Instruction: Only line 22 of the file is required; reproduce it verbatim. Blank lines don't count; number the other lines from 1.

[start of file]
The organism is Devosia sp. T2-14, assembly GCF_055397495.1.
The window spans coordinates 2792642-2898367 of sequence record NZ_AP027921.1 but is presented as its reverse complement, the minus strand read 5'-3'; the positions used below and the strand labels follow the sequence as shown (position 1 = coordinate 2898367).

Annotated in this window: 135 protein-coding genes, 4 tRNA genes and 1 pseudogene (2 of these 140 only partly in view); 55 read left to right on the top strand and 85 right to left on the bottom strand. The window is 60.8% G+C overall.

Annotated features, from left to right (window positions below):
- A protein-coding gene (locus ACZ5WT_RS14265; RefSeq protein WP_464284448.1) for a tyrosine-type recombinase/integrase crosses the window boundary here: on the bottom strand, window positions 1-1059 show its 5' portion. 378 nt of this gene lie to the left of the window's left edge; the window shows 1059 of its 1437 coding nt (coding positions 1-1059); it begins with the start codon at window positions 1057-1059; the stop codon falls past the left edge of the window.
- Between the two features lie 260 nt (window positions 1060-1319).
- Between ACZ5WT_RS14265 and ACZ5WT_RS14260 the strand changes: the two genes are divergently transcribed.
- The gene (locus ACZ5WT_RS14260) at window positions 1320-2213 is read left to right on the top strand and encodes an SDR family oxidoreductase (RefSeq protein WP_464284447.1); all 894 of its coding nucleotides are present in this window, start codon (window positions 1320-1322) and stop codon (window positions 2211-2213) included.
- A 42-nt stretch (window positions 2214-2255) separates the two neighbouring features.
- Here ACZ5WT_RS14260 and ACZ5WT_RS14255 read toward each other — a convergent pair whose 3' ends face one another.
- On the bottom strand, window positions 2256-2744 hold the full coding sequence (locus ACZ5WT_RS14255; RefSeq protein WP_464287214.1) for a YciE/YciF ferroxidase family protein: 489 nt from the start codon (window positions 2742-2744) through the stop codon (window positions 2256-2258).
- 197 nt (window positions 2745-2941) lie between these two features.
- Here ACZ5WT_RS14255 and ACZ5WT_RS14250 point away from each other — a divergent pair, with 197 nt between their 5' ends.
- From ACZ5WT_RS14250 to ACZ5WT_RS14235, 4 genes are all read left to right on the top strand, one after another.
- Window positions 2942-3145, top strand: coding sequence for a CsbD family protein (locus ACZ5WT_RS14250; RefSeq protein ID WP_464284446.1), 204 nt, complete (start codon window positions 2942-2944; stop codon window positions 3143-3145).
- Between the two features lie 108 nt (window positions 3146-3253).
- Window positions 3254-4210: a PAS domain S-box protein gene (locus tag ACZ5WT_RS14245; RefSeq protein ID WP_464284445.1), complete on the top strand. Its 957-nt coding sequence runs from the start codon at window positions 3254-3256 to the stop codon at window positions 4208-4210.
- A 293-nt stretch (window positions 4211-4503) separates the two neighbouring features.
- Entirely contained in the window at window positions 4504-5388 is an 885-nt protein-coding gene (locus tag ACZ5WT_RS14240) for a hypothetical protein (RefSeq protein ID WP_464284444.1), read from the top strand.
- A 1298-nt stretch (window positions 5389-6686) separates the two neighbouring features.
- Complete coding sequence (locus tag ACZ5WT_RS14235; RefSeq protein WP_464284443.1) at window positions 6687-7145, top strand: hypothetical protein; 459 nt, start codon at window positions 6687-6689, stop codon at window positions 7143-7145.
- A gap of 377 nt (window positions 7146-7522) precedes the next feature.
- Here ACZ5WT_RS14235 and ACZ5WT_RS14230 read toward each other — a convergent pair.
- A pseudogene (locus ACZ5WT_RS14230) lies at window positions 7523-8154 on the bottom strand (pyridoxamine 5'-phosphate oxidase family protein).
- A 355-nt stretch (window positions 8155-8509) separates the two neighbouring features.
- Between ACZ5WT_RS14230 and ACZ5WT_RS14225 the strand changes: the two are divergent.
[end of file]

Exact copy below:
- A gap of 377 nt (window positions 7146-7522) precedes the next feature.